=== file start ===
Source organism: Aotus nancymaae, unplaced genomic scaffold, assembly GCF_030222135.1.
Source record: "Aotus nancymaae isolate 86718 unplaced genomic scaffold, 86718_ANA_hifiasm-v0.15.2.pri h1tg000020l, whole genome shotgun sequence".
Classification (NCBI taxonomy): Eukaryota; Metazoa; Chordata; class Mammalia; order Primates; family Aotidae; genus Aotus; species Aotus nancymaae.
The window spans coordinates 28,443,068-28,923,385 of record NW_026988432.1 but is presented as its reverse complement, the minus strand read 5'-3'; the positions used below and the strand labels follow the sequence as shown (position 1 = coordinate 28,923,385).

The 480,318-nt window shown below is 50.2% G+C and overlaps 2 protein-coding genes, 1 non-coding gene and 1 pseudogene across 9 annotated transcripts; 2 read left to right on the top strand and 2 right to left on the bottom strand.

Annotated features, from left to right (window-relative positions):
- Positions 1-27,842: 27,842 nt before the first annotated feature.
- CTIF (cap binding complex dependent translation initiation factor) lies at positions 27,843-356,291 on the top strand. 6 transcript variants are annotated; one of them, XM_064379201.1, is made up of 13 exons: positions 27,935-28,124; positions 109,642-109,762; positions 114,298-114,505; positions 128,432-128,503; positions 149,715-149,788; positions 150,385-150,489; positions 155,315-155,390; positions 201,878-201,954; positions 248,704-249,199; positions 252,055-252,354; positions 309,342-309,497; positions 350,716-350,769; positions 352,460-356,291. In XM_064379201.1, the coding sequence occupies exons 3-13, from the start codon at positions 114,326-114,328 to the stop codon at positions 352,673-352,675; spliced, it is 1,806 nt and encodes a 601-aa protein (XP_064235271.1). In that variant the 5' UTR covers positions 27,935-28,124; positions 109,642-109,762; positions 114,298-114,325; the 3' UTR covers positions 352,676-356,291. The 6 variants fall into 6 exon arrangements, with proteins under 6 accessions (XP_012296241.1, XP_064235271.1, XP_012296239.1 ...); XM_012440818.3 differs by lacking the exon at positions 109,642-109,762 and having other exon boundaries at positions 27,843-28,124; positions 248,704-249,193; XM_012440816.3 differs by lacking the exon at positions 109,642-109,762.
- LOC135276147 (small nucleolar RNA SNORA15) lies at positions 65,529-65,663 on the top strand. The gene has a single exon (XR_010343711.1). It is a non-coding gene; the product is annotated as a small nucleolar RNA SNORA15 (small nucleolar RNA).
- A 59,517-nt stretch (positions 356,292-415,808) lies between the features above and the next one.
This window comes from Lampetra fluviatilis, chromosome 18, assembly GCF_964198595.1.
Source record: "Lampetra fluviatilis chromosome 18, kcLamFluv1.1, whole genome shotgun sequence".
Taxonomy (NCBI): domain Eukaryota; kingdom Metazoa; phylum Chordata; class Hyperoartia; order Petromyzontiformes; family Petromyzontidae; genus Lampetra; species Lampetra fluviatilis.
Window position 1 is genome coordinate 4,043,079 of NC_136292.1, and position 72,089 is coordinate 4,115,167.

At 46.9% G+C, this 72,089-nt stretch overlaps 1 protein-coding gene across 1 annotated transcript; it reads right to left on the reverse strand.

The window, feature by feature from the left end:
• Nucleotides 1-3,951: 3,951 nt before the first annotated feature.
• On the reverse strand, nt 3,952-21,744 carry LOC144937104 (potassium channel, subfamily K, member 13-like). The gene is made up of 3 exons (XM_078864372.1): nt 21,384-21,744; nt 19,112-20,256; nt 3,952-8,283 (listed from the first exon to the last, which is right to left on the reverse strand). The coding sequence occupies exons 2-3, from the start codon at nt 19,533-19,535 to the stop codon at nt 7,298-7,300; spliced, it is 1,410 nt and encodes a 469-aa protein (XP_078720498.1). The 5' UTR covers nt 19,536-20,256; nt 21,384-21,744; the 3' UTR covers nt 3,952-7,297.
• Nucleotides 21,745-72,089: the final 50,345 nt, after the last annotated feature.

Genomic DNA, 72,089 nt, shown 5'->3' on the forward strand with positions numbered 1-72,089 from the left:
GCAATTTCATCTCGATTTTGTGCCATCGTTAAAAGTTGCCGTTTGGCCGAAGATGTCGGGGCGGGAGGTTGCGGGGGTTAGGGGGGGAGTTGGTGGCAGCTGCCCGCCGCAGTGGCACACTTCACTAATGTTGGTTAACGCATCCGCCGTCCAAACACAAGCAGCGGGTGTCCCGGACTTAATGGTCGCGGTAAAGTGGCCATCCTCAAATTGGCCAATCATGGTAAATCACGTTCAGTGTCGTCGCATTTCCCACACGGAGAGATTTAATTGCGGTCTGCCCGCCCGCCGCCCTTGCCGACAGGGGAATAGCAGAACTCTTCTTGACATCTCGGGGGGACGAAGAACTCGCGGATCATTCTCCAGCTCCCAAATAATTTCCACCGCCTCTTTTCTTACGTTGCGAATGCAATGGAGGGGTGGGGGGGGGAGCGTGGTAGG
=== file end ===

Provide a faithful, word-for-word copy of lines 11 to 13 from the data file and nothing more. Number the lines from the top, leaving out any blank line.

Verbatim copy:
This window comes from Lampetra fluviatilis, chromosome 18, assembly GCF_964198595.1.
Source record: "Lampetra fluviatilis chromosome 18, kcLamFluv1.1, whole genome shotgun sequence".
Taxonomy (NCBI): domain Eukaryota; kingdom Metazoa; phylum Chordata; class Hyperoartia; order Petromyzontiformes; family Petromyzontidae; genus Lampetra; species Lampetra fluviatilis.